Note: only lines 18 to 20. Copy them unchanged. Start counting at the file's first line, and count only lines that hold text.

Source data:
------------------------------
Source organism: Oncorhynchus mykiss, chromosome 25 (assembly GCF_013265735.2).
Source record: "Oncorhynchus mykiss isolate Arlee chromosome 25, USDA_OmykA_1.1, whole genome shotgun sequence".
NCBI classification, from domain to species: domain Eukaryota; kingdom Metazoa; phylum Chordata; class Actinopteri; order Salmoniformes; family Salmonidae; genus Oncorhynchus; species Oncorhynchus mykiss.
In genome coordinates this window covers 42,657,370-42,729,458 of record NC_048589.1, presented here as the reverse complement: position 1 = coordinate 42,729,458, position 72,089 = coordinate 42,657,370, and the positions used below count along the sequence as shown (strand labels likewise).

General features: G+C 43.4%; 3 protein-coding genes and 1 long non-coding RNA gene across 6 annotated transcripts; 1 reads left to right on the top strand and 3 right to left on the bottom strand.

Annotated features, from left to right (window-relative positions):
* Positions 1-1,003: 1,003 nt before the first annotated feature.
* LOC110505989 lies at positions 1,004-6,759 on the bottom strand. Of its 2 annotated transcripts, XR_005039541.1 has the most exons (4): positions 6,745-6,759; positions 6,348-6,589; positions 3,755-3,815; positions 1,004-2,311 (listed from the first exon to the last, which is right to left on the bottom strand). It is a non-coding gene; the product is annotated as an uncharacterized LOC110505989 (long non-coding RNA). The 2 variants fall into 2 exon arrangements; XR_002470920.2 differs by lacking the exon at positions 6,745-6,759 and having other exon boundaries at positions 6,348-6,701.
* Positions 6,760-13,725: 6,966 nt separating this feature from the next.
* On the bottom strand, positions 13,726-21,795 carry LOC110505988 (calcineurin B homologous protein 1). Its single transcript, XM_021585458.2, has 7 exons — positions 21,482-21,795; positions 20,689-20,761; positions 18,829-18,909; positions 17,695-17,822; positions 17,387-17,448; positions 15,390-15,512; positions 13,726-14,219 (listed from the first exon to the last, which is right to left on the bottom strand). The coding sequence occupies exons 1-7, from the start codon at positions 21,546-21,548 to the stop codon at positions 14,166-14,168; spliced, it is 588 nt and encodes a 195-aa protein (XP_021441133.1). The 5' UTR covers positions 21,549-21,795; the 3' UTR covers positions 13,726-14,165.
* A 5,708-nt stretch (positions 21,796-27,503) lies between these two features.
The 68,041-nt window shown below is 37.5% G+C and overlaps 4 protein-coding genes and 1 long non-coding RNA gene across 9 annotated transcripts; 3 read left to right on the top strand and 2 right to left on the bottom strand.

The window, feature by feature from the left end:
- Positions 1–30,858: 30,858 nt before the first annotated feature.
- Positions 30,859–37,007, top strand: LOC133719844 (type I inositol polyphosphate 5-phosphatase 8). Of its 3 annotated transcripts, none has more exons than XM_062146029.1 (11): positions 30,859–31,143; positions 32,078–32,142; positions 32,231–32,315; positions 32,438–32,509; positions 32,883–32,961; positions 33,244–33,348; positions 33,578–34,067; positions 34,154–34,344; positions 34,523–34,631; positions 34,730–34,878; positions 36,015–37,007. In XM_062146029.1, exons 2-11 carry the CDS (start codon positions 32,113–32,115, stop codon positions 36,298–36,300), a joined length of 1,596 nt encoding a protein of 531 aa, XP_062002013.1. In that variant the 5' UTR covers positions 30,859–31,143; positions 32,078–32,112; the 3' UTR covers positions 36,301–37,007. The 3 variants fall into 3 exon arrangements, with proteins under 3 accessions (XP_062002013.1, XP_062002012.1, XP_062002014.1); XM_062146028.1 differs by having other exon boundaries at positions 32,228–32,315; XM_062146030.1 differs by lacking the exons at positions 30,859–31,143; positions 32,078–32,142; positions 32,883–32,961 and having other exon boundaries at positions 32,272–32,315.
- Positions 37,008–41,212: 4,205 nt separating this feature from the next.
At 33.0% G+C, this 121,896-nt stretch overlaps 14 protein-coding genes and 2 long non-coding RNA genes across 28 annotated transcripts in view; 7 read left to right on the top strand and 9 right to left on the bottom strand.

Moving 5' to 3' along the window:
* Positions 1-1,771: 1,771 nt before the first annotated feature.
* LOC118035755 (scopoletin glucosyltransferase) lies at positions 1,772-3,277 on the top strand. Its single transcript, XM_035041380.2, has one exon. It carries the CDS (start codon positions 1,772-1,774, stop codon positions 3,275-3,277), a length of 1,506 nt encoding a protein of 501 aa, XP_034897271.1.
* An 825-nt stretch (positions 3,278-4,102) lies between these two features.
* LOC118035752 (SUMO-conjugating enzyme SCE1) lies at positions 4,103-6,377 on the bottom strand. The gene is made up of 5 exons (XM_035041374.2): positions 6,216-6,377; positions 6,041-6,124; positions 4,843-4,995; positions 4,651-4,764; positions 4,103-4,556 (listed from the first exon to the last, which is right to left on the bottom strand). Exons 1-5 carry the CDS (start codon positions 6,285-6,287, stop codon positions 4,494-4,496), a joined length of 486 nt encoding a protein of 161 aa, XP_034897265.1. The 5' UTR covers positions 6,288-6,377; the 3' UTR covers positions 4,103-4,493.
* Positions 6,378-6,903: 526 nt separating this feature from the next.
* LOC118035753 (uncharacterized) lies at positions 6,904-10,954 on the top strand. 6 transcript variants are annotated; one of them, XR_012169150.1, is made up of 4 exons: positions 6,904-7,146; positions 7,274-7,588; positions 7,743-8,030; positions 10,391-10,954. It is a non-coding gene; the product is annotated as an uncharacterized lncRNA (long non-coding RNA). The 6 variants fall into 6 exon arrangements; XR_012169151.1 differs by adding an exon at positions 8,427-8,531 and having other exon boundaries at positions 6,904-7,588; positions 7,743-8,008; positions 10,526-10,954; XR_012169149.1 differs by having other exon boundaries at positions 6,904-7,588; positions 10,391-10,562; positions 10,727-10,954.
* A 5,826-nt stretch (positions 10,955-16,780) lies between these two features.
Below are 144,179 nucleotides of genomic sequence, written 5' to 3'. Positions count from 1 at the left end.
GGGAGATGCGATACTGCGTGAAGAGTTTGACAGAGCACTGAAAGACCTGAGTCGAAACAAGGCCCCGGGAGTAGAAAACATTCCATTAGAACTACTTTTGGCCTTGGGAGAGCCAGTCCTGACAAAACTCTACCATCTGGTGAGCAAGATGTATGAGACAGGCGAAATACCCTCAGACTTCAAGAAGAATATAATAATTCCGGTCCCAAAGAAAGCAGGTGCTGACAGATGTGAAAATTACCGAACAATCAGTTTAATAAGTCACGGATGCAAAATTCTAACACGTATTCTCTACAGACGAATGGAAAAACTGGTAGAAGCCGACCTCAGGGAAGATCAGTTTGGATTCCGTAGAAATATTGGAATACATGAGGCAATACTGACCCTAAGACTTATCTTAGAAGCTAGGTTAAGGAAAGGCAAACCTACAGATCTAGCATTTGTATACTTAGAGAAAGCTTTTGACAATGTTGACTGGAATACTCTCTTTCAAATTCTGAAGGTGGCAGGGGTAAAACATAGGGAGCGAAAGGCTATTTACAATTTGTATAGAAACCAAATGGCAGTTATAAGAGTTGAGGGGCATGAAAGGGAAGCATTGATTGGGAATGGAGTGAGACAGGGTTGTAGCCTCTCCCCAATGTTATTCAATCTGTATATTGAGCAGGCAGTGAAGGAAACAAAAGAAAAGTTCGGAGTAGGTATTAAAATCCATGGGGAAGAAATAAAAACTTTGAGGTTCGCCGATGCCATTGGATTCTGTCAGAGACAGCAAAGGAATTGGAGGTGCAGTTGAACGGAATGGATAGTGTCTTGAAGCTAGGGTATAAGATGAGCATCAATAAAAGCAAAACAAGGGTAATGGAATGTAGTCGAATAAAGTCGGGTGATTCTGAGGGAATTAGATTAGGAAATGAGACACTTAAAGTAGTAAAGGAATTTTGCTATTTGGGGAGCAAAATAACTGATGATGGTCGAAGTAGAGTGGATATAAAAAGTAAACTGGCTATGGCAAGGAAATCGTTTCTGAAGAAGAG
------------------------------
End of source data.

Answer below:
Moving 5' to 3' along the window:
* Positions 1-1,771: 1,771 nt before the first annotated feature.
* LOC118035755 (scopoletin glucosyltransferase) lies at positions 1,772-3,277 on the top strand. Its single transcript, XM_035041380.2, has one exon. It carries the CDS (start codon positions 1,772-1,774, stop codon positions 3,275-3,277), a length of 1,506 nt encoding a protein of 501 aa, XP_034897271.1.